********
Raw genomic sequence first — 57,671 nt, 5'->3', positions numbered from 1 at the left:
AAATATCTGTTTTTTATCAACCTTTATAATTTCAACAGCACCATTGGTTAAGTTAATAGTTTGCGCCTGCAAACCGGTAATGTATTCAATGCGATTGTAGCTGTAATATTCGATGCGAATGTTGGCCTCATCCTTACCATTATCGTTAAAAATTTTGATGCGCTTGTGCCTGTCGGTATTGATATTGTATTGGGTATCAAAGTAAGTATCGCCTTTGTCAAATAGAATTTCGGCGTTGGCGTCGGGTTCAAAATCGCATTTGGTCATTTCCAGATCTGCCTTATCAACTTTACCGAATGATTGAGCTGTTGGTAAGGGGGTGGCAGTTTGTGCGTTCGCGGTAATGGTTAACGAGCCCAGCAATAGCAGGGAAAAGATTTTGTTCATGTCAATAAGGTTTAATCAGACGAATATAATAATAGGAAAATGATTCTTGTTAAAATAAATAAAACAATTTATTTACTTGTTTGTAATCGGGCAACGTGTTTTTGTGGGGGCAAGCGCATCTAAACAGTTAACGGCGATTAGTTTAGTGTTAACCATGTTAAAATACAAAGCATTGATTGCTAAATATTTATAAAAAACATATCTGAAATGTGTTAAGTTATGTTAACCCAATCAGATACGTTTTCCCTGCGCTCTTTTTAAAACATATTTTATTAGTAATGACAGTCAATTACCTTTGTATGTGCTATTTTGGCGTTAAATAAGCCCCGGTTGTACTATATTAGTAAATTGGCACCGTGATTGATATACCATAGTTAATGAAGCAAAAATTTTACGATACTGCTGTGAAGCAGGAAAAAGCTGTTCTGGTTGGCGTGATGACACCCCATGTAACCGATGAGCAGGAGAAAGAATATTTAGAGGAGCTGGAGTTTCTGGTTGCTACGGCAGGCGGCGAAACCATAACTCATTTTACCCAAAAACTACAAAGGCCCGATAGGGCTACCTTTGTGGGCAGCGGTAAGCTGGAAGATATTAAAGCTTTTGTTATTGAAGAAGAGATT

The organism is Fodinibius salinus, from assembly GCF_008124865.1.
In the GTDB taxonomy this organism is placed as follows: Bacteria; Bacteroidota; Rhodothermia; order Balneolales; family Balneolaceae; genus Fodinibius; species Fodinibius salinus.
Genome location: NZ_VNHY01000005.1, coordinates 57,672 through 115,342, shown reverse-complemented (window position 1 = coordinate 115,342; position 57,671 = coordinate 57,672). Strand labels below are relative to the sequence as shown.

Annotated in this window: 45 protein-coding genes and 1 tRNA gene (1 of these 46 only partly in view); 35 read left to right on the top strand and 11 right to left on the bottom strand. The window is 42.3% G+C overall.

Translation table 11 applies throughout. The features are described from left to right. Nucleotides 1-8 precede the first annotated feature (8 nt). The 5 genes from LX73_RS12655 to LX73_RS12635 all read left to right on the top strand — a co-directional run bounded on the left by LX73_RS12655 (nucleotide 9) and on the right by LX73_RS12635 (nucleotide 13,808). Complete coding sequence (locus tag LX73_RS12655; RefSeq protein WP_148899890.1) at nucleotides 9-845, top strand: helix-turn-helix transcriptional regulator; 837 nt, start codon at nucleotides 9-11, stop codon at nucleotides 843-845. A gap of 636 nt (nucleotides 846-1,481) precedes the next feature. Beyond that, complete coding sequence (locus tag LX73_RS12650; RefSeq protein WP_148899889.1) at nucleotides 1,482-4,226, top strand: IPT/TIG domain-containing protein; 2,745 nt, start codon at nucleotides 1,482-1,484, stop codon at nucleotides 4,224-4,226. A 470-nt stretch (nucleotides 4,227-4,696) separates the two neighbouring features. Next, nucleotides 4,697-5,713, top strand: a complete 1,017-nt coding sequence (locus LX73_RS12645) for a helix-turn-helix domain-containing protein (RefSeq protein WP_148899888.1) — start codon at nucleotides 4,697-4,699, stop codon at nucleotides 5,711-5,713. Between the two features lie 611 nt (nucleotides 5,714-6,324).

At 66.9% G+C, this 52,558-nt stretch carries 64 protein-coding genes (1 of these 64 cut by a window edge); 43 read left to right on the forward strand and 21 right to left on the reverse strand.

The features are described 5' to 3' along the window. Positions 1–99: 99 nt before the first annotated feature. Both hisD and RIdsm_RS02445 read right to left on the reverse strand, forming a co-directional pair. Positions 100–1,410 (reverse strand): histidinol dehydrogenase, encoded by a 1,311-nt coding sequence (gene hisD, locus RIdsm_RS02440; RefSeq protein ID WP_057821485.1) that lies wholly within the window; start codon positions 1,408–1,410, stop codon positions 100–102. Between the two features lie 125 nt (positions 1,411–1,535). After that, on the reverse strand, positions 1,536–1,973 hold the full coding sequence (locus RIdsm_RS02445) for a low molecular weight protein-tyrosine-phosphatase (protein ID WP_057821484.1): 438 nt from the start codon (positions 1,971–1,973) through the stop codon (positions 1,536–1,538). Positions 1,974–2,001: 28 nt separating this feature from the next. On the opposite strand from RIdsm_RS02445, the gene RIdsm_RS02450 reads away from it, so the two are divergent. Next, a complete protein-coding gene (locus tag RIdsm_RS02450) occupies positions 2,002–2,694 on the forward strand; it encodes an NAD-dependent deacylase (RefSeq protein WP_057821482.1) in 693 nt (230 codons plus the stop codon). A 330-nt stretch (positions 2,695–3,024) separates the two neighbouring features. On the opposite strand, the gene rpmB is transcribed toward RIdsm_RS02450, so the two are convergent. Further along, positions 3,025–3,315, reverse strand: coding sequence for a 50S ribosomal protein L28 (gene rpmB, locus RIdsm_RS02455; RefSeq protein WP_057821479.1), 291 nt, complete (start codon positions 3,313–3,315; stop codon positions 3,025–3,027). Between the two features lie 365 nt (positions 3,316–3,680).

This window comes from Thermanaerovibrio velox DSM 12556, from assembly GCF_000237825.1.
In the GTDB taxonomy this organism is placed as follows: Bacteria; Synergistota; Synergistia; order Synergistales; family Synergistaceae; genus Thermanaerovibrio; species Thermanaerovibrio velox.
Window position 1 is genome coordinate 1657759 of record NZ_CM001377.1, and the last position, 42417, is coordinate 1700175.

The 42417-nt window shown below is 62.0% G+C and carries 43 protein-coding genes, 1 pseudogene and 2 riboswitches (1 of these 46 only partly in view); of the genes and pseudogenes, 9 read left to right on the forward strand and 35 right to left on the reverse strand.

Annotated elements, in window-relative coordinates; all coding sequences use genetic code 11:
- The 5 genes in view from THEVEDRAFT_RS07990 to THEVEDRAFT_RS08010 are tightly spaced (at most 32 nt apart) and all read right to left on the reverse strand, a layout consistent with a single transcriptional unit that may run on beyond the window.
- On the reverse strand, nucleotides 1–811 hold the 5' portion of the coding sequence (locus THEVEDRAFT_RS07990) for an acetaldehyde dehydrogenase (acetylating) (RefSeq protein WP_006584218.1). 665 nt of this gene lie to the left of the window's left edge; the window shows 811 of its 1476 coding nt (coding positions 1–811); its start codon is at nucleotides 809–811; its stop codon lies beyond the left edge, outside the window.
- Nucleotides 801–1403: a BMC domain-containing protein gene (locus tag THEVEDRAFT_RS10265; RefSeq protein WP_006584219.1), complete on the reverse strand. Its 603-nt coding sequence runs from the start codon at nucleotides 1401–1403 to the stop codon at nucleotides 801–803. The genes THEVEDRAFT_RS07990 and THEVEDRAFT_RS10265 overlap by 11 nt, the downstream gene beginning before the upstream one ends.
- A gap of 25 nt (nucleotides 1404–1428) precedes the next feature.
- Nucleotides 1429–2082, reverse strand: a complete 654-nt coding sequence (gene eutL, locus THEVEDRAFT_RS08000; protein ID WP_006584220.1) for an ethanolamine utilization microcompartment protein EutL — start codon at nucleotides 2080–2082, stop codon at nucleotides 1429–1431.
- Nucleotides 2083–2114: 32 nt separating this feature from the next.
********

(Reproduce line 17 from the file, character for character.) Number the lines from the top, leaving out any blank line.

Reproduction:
- Nucleotides 801–1403: a BMC domain-containing protein gene (locus tag THEVEDRAFT_RS10265; RefSeq protein WP_006584219.1), complete on the reverse strand. Its 603-nt coding sequence runs from the start codon at nucleotides 1401–1403 to the stop codon at nucleotides 801–803. The genes THEVEDRAFT_RS07990 and THEVEDRAFT_RS10265 overlap by 11 nt, the downstream gene beginning before the upstream one ends.